Leo Perrero, an IT worker at Disney who was laid off after training his foreign replacement, says non-disparagement agreements hinder the debate over the H-1B visa. Without such agreements, "you would have a lot more people speaking out - real human beings with real stories, not just anonymous persons speaking out," said Perrero.
"Their freedom of speech is being taken away from them with the non-disparagement agreements," he said.
The U.S. Senate Judiciary Committee wanted to hear, last year, from IT employees who had been displaced by H-1B workers. It also wanted them to testify. It reached out nationally to affected employees, but had to settle for written testimony that was kept anonymous by the committee. The workers were too afraid to speak publicly.
In December, Sen. Jeff Sessions (R-Ala.), who is also the chairman of the Immigration subcommittee, and Sen. Ted Cruz (R-Texas), introduced an H-1B reform bill that includes a prohibition against non-disparagement clauses.
The bill "would prevent employers who seek access to the (H-1B) program from requiring American employees to sign so-called non-disclosure and non-disparagement agreements." The agreements can prevent "American employees from discussing potential misuse of the program publicly."
Non-disparagement clauses are common in severance agreements. But the Disney severance did not have one, and had no prohibition against any claims or lawsuits, said Sara Blackwell, an attorney representing former Disney IT workers. It is unclear why the company went this route.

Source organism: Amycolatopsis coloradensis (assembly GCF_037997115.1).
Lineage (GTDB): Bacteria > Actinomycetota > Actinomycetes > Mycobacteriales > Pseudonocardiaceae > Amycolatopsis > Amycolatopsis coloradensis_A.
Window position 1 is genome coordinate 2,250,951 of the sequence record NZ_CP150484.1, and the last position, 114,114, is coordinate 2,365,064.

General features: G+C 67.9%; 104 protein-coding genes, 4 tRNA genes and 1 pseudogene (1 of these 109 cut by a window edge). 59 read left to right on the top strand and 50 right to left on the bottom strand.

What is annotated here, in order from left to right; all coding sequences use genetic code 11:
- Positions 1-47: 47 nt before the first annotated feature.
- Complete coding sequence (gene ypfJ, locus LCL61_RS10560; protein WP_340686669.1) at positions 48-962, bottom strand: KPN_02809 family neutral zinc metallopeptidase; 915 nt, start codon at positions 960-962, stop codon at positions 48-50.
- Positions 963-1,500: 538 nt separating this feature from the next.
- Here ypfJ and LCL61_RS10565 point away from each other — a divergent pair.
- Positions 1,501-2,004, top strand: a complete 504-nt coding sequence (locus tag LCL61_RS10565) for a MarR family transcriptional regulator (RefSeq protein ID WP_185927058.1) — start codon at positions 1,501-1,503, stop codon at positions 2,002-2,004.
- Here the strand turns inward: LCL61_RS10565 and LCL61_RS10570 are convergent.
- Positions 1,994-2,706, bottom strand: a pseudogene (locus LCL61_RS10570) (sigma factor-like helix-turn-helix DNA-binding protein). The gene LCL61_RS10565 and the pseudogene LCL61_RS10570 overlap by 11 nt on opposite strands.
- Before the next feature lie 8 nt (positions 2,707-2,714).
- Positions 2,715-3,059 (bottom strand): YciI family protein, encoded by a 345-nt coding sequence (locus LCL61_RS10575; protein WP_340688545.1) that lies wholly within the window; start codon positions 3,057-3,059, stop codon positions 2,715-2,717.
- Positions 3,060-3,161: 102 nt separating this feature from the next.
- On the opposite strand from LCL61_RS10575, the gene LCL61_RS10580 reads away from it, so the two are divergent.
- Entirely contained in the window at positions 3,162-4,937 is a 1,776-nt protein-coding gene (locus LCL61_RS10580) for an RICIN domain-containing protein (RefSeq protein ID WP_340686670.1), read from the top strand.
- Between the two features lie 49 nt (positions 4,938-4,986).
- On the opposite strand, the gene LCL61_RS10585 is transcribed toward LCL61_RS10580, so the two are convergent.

Fear of jeopardizing new employment also keeps many displaced IT workers quiet. But lawsuits alleging discrimination and racketeering are being filed on behalf of displaced IT workers.
Brian Buchanan, a former Southern California Edison IT worker, is another who trained his foreign replacements. He is now part of a lawsuit alleging discrimination by Tata Consultancy Services, one of the IT services firms used by Edison. He is also included in a lawsuit challenging the U.S. government's decision to allow spouses of some H-1B workers to seek employment. That lawsuit argues that the added workers will hurt the job market for U.S. workers.
Buchanan, who has contacted lawmakers about the impact of the H-1B programs, sees "little progress" in the past year. "Americans are going to have to act and they are going to have to act in mass, because we are fighting a huge, unseen force," said Buchanan.
Eversource was asked about the non-disparagement agreement, and had this response: "These are private arrangements between affected employees and our company that were made more than two years ago during a period of transition and change in support of our merger. We have successfully moved on to form a new organization focused on providing superior service and value to our customers."
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